Are You Willing to Serve Lunch?


Are You Willing to Serve Lunch?

I went to a small private Catholic school until 4th grade back in the North Hills of Pittsburgh. I remember walking up hill both ways to and from school (in the snow, even in the summer). I’m pretty certain that the nuns are the patent owners of the metal edge on the wooden ruler. When that sharp edge hits your knuckles, you will remember to mind yourself in the future.


Jean was certainly a spy from Russia. Not sure why the Russians needed a spy in the lunchroom of St. Bonaventure School, but there she was every day, serving lunch without complaint to a loud group of kids carelessly spilling tater-tots all over the flecked indestructible terrazzo floor. As children, we only focused on what we didn’t like about Jean. Jean was bigger than life to us. If we didn’t eat our food, she sent us back to the table to finish it. If we tried to hide it inside our empty milk carton, Jean would feel every milk carton before we threw them away. It only took one time to get caught; I’ll leave that to your imagination. 


 As an adult, I can look back and see how Jean was part of a total effort to speak into children’s lives. She was teaching us Respect, Responsibility, and Resourcefulness (she never checked our pockets).


It takes a special person to be willing to serve lunch.


One of my favorite Bible stories of all time is about David and Goliath. You see, many parents name their children David; I have an older brother David. I don’t know a single Goliath. Goliath was so big that to this day, if we are told that something is “goliath,” we know it’s big. 


David was the youngest of his brothers and was left home to help tend the sheep and care for his parents’ needs while his older brothers were off fighting a battle against the Philistine Army. One day his mother packed up food and asked David to take “lunch” to his brothers. That’s kind of hard to put in my mind, that he could literally travel to the battlefront and visit his brothers.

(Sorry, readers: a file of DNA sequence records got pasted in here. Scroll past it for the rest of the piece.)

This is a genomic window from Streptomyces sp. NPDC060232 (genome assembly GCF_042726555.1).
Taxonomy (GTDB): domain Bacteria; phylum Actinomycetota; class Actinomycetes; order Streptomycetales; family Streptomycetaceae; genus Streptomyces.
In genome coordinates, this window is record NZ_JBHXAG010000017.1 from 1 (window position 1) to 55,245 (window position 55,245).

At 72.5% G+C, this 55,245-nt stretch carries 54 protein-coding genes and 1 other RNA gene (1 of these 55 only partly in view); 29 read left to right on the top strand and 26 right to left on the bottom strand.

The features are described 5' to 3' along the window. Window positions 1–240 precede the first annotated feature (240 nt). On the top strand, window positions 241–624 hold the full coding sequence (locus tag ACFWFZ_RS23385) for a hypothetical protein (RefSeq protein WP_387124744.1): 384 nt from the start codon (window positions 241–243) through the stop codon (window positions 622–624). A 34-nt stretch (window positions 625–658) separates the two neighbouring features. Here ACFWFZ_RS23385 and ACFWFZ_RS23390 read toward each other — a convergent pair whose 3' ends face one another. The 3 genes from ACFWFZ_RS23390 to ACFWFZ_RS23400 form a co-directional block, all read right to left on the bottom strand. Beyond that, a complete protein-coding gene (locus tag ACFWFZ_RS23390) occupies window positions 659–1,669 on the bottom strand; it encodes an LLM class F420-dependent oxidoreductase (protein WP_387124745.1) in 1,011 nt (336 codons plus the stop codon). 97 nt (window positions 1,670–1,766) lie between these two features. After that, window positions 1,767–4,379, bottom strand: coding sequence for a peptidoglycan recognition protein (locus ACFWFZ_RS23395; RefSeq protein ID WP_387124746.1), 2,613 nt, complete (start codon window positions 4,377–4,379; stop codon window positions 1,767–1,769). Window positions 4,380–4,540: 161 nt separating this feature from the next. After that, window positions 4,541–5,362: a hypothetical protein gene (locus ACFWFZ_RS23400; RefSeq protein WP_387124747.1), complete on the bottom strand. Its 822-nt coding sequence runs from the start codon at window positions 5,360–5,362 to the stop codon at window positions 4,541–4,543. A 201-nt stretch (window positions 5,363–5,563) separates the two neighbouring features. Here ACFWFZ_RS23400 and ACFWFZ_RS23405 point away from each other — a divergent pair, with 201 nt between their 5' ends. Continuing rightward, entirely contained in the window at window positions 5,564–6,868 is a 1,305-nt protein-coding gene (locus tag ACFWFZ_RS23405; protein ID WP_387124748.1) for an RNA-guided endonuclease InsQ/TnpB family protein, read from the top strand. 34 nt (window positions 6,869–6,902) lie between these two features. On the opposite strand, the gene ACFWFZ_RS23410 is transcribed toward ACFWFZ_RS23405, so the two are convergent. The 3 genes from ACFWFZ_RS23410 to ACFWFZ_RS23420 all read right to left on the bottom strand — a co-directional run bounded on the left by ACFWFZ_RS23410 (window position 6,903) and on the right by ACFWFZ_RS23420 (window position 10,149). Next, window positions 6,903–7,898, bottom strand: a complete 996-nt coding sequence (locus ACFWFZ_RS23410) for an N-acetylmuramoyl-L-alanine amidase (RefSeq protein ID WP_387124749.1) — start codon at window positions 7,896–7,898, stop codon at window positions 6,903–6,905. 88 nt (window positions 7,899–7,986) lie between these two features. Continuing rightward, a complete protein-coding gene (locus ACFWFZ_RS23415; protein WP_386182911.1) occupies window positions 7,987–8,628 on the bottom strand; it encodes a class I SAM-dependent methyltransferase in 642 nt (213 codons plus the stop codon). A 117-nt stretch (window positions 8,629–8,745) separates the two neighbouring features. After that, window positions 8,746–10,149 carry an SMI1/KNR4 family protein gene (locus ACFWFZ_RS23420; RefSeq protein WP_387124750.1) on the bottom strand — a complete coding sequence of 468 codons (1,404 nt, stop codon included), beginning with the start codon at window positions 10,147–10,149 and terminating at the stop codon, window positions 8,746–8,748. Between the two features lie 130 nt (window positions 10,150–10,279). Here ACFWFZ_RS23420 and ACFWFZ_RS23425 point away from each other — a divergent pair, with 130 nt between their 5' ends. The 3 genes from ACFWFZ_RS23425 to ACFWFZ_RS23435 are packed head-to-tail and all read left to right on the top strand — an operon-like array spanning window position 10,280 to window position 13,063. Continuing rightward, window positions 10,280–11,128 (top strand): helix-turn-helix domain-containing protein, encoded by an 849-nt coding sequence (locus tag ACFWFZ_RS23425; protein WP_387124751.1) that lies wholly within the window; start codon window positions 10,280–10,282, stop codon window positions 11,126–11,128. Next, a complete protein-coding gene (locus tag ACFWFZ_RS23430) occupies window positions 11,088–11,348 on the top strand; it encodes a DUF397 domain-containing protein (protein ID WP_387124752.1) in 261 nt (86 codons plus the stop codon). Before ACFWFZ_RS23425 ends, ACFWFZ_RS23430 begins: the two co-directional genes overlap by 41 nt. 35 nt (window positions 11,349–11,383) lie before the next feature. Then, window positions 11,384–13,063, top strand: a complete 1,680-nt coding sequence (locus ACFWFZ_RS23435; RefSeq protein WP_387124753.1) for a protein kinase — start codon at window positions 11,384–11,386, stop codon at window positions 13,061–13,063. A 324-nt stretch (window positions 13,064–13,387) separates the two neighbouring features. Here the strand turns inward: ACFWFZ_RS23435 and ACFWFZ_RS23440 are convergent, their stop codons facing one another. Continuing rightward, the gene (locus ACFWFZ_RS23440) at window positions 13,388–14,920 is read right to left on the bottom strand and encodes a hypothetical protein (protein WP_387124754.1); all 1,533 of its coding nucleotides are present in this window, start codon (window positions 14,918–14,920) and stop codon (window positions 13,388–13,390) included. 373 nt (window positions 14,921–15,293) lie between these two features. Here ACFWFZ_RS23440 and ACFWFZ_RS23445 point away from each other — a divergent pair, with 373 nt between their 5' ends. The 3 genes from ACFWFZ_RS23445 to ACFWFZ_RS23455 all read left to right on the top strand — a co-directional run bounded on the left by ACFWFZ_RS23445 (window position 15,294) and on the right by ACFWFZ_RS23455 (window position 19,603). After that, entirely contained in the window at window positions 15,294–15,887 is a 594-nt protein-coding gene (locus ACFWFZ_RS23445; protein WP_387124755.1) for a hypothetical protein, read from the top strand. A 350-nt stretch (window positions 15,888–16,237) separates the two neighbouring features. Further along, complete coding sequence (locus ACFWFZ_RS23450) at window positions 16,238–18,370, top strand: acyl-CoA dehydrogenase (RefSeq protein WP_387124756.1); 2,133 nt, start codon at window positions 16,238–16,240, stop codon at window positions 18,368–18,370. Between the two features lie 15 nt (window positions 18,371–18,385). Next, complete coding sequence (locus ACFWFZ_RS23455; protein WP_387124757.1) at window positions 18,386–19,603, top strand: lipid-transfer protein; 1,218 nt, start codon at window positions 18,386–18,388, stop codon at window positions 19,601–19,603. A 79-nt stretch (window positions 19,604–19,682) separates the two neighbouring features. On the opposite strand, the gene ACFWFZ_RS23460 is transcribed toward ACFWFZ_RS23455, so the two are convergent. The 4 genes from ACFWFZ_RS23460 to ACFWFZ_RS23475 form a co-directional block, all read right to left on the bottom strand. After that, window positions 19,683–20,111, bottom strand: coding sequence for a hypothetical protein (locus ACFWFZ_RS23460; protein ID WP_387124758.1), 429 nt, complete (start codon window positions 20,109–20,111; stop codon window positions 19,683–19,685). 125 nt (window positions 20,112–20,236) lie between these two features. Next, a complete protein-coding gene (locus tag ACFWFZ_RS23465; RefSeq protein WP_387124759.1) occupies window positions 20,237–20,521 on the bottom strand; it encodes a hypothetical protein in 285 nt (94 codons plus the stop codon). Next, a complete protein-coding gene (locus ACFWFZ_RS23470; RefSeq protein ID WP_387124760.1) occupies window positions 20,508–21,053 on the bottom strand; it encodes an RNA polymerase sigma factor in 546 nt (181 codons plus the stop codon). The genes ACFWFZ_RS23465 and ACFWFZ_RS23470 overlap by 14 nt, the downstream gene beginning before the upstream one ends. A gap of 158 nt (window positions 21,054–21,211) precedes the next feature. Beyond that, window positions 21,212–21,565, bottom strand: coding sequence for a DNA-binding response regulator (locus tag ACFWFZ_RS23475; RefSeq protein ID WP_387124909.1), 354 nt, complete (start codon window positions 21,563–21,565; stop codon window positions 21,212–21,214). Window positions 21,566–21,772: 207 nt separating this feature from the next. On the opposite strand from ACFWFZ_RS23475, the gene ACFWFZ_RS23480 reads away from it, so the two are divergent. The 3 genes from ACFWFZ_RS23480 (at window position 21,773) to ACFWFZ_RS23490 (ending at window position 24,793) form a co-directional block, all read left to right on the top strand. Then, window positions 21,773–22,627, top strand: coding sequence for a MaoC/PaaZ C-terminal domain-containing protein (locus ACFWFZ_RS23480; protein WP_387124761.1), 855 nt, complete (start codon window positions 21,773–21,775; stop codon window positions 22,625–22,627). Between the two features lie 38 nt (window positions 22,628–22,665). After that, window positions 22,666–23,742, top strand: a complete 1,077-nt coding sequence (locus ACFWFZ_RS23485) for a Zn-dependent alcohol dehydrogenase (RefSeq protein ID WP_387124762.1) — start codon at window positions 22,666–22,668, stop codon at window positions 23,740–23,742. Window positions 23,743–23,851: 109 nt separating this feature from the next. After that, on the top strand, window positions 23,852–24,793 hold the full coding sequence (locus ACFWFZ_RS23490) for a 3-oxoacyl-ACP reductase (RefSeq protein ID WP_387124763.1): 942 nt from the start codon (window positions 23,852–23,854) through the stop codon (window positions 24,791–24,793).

While looking for his brothers, he listened to the trash talk taking place between the two armies. What it came down to was this: Goliath was the largest man in the Philistine Army, and he was undefeated in battles. The challenge: send your best against our best. David, seeing no-one from his side accepting the challenge, approached Saul, the King, and said, “I’ll fight him!” 


David was in the position to fight Goliath only because he was willing to serve his brother’s lunch. An attitude of serving first before receiving tells of the character and quality of a person.


Many of us today feel entitled or feel above another because we have become successful with our education, our businesses, and our wealth. Many of us would expect to be served lunch from a Jean or a David. Until we are willing to “Serve Lunch,” we may miss out on the victory. Only because David was on the front line did he get a chance to step up. Had he “Door Dashed” the food to his brothers, he wouldn’t have seen the problem and been in the position to act as he did.


David, knowing that he had a history of success, battling wild animals that had attacked his sheep using his slingshot, chose three stones and called on Goliath to come forward. With one perfect strike to the forehead, victory was in hand for David and his people. Vegas would have had those odds at 1M to 1.


What giant issue are you dealing with today that your pride and unwillingness to serve are preventing you from solving? We do live in a mixed-up world; the reverse of what is really the truth. We think that the powerful will win, but it’s not true. The Least and the Willing will win the prize! 


Many of us know of the “projects” in Chicago called Cabrini Green, but few know where it got its name. Watch for the story of Sister Cabrini at the theaters near you in a movie simply called, “Cabrini.” This movie has the ability to alter your life. I’ll close with a quote from Sister Cabrini, who, after learning that she had maybe two years of life left because of an illness, said, “Then I better get up.” 


Change your attitude about who should serve whom and discover who you were really meant to be. 

Article contributed by:
Jeff Pinyot, ECO Parking Technologies
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